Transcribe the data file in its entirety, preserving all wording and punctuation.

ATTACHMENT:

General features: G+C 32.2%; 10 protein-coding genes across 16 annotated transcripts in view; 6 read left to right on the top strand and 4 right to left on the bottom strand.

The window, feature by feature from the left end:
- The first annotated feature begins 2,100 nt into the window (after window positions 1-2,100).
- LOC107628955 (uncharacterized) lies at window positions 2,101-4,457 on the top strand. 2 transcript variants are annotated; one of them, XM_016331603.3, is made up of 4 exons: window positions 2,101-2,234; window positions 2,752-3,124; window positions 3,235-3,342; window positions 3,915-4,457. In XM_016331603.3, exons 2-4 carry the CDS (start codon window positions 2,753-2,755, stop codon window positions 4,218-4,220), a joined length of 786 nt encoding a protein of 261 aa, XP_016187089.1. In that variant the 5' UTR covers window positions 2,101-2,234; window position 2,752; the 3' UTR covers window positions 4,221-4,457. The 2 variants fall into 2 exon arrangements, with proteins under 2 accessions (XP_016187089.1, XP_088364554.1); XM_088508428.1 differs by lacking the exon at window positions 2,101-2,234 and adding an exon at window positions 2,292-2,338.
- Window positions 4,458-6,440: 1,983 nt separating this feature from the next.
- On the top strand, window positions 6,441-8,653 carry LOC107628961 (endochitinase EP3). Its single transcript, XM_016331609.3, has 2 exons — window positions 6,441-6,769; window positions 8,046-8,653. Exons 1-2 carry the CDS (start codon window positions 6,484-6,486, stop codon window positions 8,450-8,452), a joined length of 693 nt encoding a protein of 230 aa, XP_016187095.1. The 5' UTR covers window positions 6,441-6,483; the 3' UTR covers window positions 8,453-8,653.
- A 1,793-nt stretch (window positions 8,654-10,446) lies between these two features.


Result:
General features: G+C 32.2%; 10 protein-coding genes across 16 annotated transcripts in view; 6 read left to right on the top strand and 4 right to left on the bottom strand.

The window, feature by feature from the left end:
- The first annotated feature begins 2,100 nt into the window (after window positions 1-2,100).
- LOC107628955 (uncharacterized) lies at window positions 2,101-4,457 on the top strand. 2 transcript variants are annotated; one of them, XM_016331603.3, is made up of 4 exons: window positions 2,101-2,234; window positions 2,752-3,124; window positions 3,235-3,342; window positions 3,915-4,457. In XM_016331603.3, exons 2-4 carry the CDS (start codon window positions 2,753-2,755, stop codon window positions 4,218-4,220), a joined length of 786 nt encoding a protein of 261 aa, XP_016187089.1. In that variant the 5' UTR covers window positions 2,101-2,234; window position 2,752; the 3' UTR covers window positions 4,221-4,457. The 2 variants fall into 2 exon arrangements, with proteins under 2 accessions (XP_016187089.1, XP_088364554.1); XM_088508428.1 differs by lacking the exon at window positions 2,101-2,234 and adding an exon at window positions 2,292-2,338.
- Window positions 4,458-6,440: 1,983 nt separating this feature from the next.
- On the top strand, window positions 6,441-8,653 carry LOC107628961 (endochitinase EP3). Its single transcript, XM_016331609.3, has 2 exons — window positions 6,441-6,769; window positions 8,046-8,653. Exons 1-2 carry the CDS (start codon window positions 6,484-6,486, stop codon window positions 8,450-8,452), a joined length of 693 nt encoding a protein of 230 aa, XP_016187095.1. The 5' UTR covers window positions 6,441-6,483; the 3' UTR covers window positions 8,453-8,653.
- A 1,793-nt stretch (window positions 8,654-10,446) lies between these two features.